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mailmanAs the Poor People's Campaign begins its 40 days of communicating the ways poverty affects our people and nation it is important to look at how poverty affects health, causes suffering and costs all of us significant money.

As a public health official, I can state that it is clear that poverty directly affects a person's health. Their illnesses force them to struggle to maintain employment and productivity. They must use health care more to cope with their resultant illnesses and those illnesses cause expenses that increase health care premiums for everyone. If the person is covered by Medicaid, these expenses drive up property taxes since Medicaid is a major expense counties must pay for. If the person has no insurance, their visits to the emergency room become expenses for our hospitals and ultimately come out of our pockets too.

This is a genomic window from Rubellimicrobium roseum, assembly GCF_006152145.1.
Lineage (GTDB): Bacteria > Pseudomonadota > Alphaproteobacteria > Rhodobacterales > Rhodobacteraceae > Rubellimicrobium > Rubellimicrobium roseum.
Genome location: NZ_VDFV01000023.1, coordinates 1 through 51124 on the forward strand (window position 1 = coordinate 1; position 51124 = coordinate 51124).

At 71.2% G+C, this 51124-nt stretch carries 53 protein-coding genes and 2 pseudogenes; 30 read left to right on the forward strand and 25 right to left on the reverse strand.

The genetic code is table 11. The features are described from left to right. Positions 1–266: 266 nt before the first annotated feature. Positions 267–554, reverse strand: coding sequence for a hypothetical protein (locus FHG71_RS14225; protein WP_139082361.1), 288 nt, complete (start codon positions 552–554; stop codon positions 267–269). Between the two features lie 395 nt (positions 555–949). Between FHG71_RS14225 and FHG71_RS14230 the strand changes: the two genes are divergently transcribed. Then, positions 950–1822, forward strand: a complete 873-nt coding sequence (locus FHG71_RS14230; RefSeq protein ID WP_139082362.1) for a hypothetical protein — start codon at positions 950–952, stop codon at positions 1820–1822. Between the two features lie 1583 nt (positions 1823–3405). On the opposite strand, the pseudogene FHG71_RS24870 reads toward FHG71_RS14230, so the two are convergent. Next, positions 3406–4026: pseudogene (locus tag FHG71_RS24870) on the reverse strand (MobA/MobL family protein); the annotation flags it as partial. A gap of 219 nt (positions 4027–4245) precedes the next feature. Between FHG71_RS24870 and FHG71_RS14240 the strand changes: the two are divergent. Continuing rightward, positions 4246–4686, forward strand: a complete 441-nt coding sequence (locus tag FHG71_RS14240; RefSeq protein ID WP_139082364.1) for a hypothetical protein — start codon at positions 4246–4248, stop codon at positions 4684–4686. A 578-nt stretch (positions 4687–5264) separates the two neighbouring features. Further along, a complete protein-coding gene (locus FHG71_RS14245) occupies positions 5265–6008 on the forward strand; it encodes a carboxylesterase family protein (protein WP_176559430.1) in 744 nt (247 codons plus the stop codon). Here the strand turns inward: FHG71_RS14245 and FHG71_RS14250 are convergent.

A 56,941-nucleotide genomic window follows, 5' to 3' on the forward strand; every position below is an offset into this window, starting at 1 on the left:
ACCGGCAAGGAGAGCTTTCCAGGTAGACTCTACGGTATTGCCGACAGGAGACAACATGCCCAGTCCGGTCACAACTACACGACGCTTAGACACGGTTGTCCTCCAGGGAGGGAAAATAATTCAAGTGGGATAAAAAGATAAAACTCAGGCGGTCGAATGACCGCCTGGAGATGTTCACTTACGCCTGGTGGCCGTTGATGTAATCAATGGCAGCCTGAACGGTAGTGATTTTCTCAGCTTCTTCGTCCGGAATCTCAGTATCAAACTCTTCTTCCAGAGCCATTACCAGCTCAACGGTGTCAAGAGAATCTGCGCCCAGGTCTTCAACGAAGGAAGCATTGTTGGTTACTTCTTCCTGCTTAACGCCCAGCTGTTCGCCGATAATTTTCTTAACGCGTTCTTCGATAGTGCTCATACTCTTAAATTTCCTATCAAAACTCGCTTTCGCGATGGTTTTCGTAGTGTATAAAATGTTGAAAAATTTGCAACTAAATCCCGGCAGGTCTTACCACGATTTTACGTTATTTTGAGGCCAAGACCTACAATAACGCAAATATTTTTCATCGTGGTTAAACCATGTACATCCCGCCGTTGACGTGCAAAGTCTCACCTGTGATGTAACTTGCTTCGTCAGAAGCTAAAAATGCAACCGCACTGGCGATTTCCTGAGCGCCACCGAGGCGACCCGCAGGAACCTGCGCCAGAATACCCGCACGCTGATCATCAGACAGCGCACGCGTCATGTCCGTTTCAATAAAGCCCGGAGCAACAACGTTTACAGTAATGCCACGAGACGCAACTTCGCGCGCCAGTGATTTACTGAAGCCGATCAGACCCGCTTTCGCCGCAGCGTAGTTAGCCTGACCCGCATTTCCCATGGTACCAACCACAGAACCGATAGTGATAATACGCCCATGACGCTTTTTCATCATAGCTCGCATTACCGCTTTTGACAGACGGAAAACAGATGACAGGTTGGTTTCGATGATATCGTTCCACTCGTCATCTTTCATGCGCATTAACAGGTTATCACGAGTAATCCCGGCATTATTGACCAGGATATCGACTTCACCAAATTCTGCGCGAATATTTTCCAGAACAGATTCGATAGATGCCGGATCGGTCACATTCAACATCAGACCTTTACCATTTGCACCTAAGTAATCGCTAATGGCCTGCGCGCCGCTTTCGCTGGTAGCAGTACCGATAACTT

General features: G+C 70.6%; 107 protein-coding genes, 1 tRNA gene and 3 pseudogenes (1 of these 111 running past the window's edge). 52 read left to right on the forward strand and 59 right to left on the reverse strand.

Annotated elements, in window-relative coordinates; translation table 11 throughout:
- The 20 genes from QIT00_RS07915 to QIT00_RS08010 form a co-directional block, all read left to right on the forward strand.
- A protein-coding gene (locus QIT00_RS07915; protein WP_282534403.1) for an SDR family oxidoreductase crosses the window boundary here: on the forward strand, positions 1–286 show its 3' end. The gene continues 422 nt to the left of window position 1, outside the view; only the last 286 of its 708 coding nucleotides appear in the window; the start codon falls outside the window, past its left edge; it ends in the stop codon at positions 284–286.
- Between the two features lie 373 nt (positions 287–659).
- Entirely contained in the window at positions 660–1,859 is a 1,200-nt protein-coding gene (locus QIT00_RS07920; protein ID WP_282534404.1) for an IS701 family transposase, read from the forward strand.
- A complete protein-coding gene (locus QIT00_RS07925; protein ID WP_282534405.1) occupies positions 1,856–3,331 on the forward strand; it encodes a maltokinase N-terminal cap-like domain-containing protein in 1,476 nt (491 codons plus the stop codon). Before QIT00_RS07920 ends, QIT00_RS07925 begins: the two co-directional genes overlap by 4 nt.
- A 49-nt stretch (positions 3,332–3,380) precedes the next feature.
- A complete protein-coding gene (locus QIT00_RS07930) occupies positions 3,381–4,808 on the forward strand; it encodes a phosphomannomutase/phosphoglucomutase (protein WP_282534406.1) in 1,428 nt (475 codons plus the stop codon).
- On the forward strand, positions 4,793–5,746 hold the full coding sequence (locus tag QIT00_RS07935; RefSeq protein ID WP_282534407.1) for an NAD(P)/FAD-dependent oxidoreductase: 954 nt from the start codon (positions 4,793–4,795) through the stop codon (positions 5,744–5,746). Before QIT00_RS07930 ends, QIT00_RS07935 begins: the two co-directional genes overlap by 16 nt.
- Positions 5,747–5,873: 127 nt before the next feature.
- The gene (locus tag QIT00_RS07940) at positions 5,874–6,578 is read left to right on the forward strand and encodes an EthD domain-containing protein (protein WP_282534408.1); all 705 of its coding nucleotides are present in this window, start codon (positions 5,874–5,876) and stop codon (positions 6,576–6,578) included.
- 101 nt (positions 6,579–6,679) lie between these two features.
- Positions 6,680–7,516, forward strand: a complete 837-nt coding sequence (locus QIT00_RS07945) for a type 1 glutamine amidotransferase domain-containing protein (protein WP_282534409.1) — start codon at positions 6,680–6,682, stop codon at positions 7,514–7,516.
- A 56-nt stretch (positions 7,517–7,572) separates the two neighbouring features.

And, if those with low income who are uninsured or underinsured do not seek care at a reasonably early point they suffer advanced illness, require hospitalizations and surgeries, which are even more expensive.

Addressing poverty and its related effects can improve our nation's overall health, reduce infant death, decrease suffering and lower our nation's out of control health care expenditures. As you listen to the messages of the Poor People's Campaign keep in mind these public health facts.

Dr. William Klepack,
Tompkins County Health Department Medical Director

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